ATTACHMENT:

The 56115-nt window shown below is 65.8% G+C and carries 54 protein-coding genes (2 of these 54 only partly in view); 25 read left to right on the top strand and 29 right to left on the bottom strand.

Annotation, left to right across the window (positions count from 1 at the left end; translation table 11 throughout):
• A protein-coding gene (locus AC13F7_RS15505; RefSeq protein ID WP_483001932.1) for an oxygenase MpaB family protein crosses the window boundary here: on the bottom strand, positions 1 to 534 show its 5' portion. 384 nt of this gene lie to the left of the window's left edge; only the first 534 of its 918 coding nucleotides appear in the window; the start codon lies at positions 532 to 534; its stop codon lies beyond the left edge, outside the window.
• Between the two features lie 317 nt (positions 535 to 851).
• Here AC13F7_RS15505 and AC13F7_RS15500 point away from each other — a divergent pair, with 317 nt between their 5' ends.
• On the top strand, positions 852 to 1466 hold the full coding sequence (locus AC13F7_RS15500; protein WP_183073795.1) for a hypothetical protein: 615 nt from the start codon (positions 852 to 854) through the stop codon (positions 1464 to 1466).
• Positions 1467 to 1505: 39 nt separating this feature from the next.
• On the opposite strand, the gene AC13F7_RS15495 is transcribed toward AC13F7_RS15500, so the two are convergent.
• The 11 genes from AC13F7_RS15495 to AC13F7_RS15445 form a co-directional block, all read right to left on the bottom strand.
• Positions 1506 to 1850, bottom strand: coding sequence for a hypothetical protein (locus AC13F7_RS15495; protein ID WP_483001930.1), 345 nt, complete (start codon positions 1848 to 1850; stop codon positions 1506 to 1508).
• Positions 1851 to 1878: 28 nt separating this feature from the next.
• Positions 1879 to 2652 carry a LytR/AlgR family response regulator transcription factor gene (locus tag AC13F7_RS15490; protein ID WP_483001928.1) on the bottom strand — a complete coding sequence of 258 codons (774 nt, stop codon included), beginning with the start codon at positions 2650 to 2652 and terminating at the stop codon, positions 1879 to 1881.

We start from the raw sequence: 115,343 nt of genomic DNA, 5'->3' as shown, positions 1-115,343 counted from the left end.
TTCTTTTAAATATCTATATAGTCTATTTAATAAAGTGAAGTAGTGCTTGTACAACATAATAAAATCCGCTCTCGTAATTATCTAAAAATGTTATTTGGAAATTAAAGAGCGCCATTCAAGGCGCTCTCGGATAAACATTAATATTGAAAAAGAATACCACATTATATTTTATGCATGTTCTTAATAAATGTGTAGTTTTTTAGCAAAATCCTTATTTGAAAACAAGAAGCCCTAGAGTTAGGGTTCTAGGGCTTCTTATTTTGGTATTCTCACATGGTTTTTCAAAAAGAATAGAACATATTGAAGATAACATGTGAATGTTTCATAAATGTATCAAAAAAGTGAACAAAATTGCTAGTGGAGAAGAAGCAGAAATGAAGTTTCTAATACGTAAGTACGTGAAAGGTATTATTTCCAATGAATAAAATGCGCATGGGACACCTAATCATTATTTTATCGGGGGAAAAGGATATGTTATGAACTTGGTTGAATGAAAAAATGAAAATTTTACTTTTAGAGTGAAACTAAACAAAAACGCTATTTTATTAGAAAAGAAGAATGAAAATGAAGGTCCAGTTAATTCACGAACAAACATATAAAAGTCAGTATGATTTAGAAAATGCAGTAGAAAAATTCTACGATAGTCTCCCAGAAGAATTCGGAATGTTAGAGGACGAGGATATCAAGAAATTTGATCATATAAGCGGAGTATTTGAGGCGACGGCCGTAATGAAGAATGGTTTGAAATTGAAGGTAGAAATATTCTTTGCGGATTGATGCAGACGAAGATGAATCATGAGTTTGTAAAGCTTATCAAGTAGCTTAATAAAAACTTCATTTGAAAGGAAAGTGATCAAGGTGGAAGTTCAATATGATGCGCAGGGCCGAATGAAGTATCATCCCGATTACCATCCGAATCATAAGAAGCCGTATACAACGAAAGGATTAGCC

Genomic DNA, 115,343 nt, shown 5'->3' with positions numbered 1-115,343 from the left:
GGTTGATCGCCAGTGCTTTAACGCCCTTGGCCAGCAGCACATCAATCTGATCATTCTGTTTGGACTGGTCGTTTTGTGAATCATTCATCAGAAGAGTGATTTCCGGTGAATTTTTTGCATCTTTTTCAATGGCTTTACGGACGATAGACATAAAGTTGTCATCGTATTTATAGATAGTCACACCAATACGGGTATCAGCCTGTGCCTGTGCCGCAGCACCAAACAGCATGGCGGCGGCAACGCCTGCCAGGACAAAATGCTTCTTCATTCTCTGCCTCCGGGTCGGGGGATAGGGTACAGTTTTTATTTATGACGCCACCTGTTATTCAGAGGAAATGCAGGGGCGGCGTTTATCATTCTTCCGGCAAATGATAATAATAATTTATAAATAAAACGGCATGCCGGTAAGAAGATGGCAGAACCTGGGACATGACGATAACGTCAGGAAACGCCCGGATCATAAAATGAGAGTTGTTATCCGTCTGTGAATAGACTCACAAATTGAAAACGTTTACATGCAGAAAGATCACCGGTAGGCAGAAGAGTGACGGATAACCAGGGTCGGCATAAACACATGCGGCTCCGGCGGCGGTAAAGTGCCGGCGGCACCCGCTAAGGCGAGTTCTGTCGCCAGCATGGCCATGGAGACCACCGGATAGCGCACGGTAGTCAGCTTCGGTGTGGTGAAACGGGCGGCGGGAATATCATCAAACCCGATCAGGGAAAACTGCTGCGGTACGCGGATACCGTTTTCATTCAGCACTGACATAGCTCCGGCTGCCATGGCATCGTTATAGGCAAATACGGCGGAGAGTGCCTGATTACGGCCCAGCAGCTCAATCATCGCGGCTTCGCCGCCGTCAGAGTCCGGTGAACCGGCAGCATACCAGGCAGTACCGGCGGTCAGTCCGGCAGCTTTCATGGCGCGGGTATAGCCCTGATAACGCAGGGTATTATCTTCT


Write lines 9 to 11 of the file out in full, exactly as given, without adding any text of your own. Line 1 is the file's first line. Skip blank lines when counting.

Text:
• The 11 genes from AC13F7_RS15495 to AC13F7_RS15445 form a co-directional block, all read right to left on the bottom strand.
• Positions 1506 to 1850, bottom strand: coding sequence for a hypothetical protein (locus AC13F7_RS15495; protein ID WP_483001930.1), 345 nt, complete (start codon positions 1848 to 1850; stop codon positions 1506 to 1508).
• Positions 1851 to 1878: 28 nt separating this feature from the next.